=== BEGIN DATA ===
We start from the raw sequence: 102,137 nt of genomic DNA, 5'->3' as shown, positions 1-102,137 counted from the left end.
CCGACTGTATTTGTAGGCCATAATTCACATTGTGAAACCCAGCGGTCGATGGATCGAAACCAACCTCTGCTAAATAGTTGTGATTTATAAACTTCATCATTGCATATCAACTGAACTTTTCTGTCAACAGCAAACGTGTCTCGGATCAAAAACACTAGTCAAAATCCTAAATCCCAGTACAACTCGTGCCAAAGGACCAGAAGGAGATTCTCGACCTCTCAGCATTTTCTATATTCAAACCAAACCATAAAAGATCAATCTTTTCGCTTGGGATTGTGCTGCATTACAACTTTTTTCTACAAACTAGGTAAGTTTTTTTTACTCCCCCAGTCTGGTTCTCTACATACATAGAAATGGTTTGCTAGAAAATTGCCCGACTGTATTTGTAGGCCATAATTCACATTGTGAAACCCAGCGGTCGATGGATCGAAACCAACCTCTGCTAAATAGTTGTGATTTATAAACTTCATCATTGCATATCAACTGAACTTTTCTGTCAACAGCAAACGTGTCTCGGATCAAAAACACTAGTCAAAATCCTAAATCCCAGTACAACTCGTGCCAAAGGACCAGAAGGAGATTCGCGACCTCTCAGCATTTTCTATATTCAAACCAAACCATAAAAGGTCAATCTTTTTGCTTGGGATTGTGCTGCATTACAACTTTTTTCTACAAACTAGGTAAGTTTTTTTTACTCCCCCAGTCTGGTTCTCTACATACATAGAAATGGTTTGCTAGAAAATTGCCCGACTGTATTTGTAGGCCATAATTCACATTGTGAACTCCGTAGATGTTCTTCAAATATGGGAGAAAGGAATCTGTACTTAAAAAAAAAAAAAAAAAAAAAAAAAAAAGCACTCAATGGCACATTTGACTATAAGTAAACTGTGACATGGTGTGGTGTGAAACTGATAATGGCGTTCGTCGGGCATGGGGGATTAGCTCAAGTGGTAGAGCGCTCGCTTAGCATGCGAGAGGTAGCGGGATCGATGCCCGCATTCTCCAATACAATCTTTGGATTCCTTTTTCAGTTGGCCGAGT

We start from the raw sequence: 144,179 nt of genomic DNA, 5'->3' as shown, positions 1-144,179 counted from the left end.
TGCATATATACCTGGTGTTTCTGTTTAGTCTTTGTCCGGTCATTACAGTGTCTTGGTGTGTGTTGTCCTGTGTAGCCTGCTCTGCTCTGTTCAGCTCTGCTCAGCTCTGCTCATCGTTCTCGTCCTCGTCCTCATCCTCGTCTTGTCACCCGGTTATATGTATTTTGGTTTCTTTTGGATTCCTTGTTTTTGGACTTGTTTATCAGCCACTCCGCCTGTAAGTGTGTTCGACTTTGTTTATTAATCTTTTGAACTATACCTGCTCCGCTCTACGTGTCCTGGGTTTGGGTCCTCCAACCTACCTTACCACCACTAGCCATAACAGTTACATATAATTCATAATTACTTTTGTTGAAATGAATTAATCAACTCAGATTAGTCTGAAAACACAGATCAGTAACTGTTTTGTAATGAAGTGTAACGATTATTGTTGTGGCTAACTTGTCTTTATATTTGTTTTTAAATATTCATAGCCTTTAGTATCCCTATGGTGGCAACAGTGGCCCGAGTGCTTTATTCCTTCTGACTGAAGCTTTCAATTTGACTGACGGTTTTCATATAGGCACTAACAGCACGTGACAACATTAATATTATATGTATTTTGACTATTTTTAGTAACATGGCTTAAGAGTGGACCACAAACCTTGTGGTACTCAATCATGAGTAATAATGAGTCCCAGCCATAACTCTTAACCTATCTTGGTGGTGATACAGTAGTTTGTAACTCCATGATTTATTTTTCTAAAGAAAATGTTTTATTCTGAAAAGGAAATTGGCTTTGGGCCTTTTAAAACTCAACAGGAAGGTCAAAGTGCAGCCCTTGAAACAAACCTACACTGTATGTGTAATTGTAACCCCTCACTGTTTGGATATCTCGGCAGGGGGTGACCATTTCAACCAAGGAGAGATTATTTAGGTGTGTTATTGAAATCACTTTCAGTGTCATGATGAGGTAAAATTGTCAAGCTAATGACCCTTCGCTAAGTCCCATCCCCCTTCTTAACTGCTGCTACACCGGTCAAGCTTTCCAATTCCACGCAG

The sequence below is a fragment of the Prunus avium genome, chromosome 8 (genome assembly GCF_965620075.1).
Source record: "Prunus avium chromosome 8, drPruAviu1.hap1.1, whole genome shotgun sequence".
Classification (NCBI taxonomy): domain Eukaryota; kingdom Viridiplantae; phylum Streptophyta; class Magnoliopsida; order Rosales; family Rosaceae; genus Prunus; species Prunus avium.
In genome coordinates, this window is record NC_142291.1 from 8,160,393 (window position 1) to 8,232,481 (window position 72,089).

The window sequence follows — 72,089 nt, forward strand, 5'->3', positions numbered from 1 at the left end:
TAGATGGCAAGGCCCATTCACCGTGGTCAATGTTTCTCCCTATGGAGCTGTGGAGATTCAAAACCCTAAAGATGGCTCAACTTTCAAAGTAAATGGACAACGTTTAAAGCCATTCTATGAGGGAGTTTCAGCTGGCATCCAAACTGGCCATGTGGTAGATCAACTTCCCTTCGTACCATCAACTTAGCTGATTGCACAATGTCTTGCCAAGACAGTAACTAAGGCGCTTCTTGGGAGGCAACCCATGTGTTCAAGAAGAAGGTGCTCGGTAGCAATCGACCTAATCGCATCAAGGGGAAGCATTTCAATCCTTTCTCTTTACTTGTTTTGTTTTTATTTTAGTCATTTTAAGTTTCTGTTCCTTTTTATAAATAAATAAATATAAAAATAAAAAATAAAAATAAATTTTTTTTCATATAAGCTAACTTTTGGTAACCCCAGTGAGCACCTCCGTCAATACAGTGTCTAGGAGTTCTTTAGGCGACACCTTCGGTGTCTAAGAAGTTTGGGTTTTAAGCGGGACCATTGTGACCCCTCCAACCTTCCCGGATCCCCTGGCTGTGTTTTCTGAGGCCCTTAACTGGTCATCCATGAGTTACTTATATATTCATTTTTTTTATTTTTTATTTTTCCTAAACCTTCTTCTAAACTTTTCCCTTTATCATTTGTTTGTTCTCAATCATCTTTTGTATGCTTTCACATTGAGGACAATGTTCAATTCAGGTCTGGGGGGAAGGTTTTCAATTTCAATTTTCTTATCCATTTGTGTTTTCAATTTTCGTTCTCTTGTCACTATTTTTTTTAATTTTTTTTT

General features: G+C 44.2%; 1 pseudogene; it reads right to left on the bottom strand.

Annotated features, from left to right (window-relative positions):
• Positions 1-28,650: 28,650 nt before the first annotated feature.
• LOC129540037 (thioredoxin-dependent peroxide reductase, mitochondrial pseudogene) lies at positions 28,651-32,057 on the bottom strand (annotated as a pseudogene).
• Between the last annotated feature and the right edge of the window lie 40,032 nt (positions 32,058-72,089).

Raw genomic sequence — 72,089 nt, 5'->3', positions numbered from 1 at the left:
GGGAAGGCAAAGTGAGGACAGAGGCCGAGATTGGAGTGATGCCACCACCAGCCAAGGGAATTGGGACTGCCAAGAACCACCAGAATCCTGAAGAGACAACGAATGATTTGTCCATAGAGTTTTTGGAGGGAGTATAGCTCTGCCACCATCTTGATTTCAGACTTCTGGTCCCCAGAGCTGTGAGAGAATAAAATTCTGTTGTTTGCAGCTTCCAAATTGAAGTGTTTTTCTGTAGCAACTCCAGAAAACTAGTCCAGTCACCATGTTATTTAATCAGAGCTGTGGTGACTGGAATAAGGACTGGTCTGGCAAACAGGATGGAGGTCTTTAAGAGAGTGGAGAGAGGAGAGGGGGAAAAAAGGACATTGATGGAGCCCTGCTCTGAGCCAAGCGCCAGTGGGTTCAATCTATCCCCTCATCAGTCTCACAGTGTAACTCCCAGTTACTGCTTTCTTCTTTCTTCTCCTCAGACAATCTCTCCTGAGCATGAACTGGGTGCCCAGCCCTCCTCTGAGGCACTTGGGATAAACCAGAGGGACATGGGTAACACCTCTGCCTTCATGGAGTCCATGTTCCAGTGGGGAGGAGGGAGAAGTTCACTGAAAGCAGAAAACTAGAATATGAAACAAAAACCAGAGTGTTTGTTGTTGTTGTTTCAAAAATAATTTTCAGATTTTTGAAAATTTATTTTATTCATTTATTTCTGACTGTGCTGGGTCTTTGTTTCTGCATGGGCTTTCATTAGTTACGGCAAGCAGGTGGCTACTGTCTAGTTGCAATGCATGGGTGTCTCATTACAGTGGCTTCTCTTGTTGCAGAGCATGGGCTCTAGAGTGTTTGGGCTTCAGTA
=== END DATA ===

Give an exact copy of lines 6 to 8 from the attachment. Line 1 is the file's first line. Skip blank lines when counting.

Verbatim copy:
Source record: "Prunus avium chromosome 8, drPruAviu1.hap1.1, whole genome shotgun sequence".
Classification (NCBI taxonomy): domain Eukaryota; kingdom Viridiplantae; phylum Streptophyta; class Magnoliopsida; order Rosales; family Rosaceae; genus Prunus; species Prunus avium.
In genome coordinates, this window is record NC_142291.1 from 8,160,393 (window position 1) to 8,232,481 (window position 72,089).